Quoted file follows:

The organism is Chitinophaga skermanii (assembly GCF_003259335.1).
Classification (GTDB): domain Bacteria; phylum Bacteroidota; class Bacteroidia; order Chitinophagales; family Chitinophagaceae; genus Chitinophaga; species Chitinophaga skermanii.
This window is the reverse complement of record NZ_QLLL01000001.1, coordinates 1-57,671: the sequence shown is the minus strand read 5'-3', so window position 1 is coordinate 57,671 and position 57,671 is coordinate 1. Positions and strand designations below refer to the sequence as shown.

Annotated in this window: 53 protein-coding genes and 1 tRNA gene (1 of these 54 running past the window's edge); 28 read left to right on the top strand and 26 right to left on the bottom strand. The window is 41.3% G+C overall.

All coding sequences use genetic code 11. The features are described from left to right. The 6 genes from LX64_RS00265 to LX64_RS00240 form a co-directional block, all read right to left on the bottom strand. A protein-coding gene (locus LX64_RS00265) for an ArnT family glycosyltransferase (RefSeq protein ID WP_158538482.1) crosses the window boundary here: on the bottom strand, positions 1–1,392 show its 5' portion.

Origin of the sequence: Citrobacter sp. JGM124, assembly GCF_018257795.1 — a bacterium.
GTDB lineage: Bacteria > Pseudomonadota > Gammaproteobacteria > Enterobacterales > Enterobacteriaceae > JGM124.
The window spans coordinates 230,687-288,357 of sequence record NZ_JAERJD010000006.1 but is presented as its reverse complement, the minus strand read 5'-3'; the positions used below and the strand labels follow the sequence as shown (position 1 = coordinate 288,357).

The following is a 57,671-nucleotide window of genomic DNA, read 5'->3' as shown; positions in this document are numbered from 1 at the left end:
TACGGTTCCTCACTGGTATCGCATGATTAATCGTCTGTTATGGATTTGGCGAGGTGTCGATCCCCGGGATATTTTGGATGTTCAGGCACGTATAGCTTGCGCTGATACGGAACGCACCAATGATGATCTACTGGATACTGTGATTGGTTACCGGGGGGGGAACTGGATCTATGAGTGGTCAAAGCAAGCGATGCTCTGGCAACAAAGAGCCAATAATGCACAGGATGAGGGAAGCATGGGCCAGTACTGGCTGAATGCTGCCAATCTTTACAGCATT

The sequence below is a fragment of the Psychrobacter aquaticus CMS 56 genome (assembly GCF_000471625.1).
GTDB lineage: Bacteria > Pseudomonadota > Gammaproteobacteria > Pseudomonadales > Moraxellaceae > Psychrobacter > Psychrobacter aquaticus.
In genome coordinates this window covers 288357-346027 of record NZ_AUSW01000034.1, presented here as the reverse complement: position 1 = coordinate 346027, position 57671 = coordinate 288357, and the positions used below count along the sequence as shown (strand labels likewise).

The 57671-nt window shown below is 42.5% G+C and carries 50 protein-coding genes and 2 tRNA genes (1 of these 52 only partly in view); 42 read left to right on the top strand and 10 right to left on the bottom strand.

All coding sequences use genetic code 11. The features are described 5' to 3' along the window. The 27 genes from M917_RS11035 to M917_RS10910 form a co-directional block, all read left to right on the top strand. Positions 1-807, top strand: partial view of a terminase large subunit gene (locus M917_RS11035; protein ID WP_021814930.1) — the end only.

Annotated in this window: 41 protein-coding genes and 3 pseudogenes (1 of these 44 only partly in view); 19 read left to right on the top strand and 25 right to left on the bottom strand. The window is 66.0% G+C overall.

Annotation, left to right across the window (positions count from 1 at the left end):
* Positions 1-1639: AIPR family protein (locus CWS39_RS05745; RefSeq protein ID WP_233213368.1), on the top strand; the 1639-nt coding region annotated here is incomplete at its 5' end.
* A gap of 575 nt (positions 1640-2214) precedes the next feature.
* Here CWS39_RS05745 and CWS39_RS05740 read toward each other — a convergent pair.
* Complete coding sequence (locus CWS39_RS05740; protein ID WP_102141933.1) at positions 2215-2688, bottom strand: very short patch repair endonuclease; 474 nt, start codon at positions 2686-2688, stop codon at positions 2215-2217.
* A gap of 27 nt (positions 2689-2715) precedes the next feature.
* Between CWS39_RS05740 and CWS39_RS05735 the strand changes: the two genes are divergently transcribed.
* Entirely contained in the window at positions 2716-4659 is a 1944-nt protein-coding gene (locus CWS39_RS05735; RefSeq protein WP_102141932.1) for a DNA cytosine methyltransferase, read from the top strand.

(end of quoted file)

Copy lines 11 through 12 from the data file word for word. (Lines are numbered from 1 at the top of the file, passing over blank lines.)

The sequence below is a fragment of the Psychrobacter aquaticus CMS 56 genome (assembly GCF_000471625.1).
GTDB lineage: Bacteria > Pseudomonadota > Gammaproteobacteria > Pseudomonadales > Moraxellaceae > Psychrobacter > Psychrobacter aquaticus.